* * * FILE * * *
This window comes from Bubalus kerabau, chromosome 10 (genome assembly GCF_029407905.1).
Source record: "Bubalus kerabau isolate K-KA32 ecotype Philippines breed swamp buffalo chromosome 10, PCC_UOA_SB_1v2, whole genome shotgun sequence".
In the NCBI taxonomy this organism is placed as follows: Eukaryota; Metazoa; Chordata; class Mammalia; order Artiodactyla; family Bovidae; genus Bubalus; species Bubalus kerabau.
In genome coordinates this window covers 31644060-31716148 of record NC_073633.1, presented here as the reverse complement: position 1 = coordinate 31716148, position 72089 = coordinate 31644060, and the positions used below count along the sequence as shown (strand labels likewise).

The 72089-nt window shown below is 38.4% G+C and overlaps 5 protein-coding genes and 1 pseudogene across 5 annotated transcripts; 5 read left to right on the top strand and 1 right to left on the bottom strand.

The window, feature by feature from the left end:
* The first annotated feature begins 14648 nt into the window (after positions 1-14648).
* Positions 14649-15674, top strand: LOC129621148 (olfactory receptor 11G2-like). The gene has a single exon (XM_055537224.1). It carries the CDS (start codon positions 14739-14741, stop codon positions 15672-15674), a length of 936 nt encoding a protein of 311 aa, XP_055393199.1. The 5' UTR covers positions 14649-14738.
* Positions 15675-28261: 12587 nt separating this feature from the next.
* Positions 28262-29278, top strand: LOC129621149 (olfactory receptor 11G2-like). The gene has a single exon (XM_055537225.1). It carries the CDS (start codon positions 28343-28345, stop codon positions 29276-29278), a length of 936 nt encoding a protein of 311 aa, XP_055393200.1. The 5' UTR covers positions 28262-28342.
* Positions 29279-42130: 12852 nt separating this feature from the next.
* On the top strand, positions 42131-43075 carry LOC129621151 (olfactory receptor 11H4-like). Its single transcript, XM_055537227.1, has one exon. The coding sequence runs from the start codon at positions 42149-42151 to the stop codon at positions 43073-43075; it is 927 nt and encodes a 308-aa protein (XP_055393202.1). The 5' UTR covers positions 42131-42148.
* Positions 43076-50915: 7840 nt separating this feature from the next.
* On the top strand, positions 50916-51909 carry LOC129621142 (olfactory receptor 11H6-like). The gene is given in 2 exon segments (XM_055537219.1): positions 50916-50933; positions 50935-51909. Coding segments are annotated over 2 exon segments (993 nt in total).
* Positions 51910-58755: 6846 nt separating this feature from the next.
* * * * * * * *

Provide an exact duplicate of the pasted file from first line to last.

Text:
This window comes from Bubalus kerabau, chromosome 10 (genome assembly GCF_029407905.1).
Source record: "Bubalus kerabau isolate K-KA32 ecotype Philippines breed swamp buffalo chromosome 10, PCC_UOA_SB_1v2, whole genome shotgun sequence".
In the NCBI taxonomy this organism is placed as follows: Eukaryota; Metazoa; Chordata; class Mammalia; order Artiodactyla; family Bovidae; genus Bubalus; species Bubalus kerabau.
In genome coordinates this window covers 31644060-31716148 of record NC_073633.1, presented here as the reverse complement: position 1 = coordinate 31716148, position 72089 = coordinate 31644060, and the positions used below count along the sequence as shown (strand labels likewise).

The 72089-nt window shown below is 38.4% G+C and overlaps 5 protein-coding genes and 1 pseudogene across 5 annotated transcripts; 5 read left to right on the top strand and 1 right to left on the bottom strand.

The window, feature by feature from the left end:
* The first annotated feature begins 14648 nt into the window (after positions 1-14648).
* Positions 14649-15674, top strand: LOC129621148 (olfactory receptor 11G2-like). The gene has a single exon (XM_055537224.1). It carries the CDS (start codon positions 14739-14741, stop codon positions 15672-15674), a length of 936 nt encoding a protein of 311 aa, XP_055393199.1. The 5' UTR covers positions 14649-14738.
* Positions 15675-28261: 12587 nt separating this feature from the next.
* Positions 28262-29278, top strand: LOC129621149 (olfactory receptor 11G2-like). The gene has a single exon (XM_055537225.1). It carries the CDS (start codon positions 28343-28345, stop codon positions 29276-29278), a length of 936 nt encoding a protein of 311 aa, XP_055393200.1. The 5' UTR covers positions 28262-28342.
* Positions 29279-42130: 12852 nt separating this feature from the next.
* On the top strand, positions 42131-43075 carry LOC129621151 (olfactory receptor 11H4-like). Its single transcript, XM_055537227.1, has one exon. The coding sequence runs from the start codon at positions 42149-42151 to the stop codon at positions 43073-43075; it is 927 nt and encodes a 308-aa protein (XP_055393202.1). The 5' UTR covers positions 42131-42148.
* Positions 43076-50915: 7840 nt separating this feature from the next.
* On the top strand, positions 50916-51909 carry LOC129621142 (olfactory receptor 11H6-like). The gene is given in 2 exon segments (XM_055537219.1): positions 50916-50933; positions 50935-51909. Coding segments are annotated over 2 exon segments (993 nt in total).
* Positions 51910-58755: 6846 nt separating this feature from the next.